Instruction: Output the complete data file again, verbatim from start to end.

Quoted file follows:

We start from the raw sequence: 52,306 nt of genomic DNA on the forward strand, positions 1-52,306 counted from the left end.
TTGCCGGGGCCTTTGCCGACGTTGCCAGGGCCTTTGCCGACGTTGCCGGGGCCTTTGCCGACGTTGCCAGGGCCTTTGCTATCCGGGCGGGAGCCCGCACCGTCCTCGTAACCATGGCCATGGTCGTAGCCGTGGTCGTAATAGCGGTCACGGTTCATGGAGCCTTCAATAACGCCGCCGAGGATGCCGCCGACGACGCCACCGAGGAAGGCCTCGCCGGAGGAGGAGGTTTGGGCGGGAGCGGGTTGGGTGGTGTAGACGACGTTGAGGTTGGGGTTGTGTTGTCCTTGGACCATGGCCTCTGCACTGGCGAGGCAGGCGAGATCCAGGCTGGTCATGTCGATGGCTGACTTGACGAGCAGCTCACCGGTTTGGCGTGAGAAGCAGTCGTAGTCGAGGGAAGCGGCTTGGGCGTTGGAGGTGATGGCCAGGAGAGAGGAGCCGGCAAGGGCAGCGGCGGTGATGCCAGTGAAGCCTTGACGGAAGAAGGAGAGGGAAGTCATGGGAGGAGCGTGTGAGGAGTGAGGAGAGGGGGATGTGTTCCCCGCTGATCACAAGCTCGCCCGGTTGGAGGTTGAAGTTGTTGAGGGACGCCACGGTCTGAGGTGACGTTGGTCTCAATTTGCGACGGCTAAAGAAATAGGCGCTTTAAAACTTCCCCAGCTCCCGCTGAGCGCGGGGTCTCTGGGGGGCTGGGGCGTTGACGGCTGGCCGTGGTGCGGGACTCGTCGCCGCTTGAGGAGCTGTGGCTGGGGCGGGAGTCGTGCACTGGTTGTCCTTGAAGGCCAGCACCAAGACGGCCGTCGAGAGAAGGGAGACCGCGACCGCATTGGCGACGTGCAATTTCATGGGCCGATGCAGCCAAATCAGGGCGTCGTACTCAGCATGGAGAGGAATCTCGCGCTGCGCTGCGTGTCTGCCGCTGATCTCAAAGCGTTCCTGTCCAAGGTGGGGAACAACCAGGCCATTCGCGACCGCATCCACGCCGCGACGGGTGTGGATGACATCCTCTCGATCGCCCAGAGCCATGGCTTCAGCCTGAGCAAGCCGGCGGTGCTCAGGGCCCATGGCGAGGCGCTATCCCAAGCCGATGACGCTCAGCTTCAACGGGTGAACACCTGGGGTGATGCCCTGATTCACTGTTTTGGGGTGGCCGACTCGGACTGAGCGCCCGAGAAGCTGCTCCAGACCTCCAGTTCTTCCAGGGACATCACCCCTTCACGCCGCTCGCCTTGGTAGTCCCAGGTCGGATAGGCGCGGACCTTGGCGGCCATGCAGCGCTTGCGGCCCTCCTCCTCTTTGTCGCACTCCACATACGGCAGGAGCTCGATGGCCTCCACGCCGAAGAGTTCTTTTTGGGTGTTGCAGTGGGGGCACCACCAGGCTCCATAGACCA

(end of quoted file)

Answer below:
We start from the raw sequence: 52,306 nt of genomic DNA on the forward strand, positions 1-52,306 counted from the left end.
TTGCCGGGGCCTTTGCCGACGTTGCCAGGGCCTTTGCCGACGTTGCCGGGGCCTTTGCCGACGTTGCCAGGGCCTTTGCTATCCGGGCGGGAGCCCGCACCGTCCTCGTAACCATGGCCATGGTCGTAGCCGTGGTCGTAATAGCGGTCACGGTTCATGGAGCCTTCAATAACGCCGCCGAGGATGCCGCCGACGACGCCACCGAGGAAGGCCTCGCCGGAGGAGGAGGTTTGGGCGGGAGCGGGTTGGGTGGTGTAGACGACGTTGAGGTTGGGGTTGTGTTGTCCTTGGACCATGGCCTCTGCACTGGCGAGGCAGGCGAGATCCAGGCTGGTCATGTCGATGGCTGACTTGACGAGCAGCTCACCGGTTTGGCGTGAGAAGCAGTCGTAGTCGAGGGAAGCGGCTTGGGCGTTGGAGGTGATGGCCAGGAGAGAGGAGCCGGCAAGGGCAGCGGCGGTGATGCCAGTGAAGCCTTGACGGAAGAAGGAGAGGGAAGTCATGGGAGGAGCGTGTGAGGAGTGAGGAGAGGGGGATGTGTTCCCCGCTGATCACAAGCTCGCCCGGTTGGAGGTTGAAGTTGTTGAGGGACGCCACGGTCTGAGGTGACGTTGGTCTCAATTTGCGACGGCTAAAGAAATAGGCGCTTTAAAACTTCCCCAGCTCCCGCTGAGCGCGGGGTCTCTGGGGGGCTGGGGCGTTGACGGCTGGCCGTGGTGCGGGACTCGTCGCCGCTTGAGGAGCTGTGGCTGGGGCGGGAGTCGTGCACTGGTTGTCCTTGAAGGCCAGCACCAAGACGGCCGTCGAGAGAAGGGAGACCGCGACCGCATTGGCGACGTGCAATTTCATGGGCCGATGCAGCCAAATCAGGGCGTCGTACTCAGCATGGAGAGGAATCTCGCGCTGCGCTGCGTGTCTGCCGCTGATCTCAAAGCGTTCCTGTCCAAGGTGGGGAACAACCAGGCCATTCGCGACCGCATCCACGCCGCGACGGGTGTGGATGACATCCTCTCGATCGCCCAGAGCCATGGCTTCAGCCTGAGCAAGCCGGCGGTGCTCAGGGCCCATGGCGAGGCGCTATCCCAAGCCGATGACGCTCAGCTTCAACGGGTGAACACCTGGGGTGATGCCCTGATTCACTGTTTTGGGGTGGCCGACTCGGACTGAGCGCCCGAGAAGCTGCTCCAGACCTCCAGTTCTTCCAGGGACATCACCCCTTCACGCCGCTCGCCTTGGTAGTCCCAGGTCGGATAGGCGCGGACCTTGGCGGCCATGCAGCGCTTGCGGCCCTCCTCCTCTTTGTCGCACTCCACATACGGCAGGAGCTCGATGGCCTCCACGCCGAAGAGTTCTTTTTGGGTGTTGCAGTGGGGGCACCACCAGGCTCCATAGACCA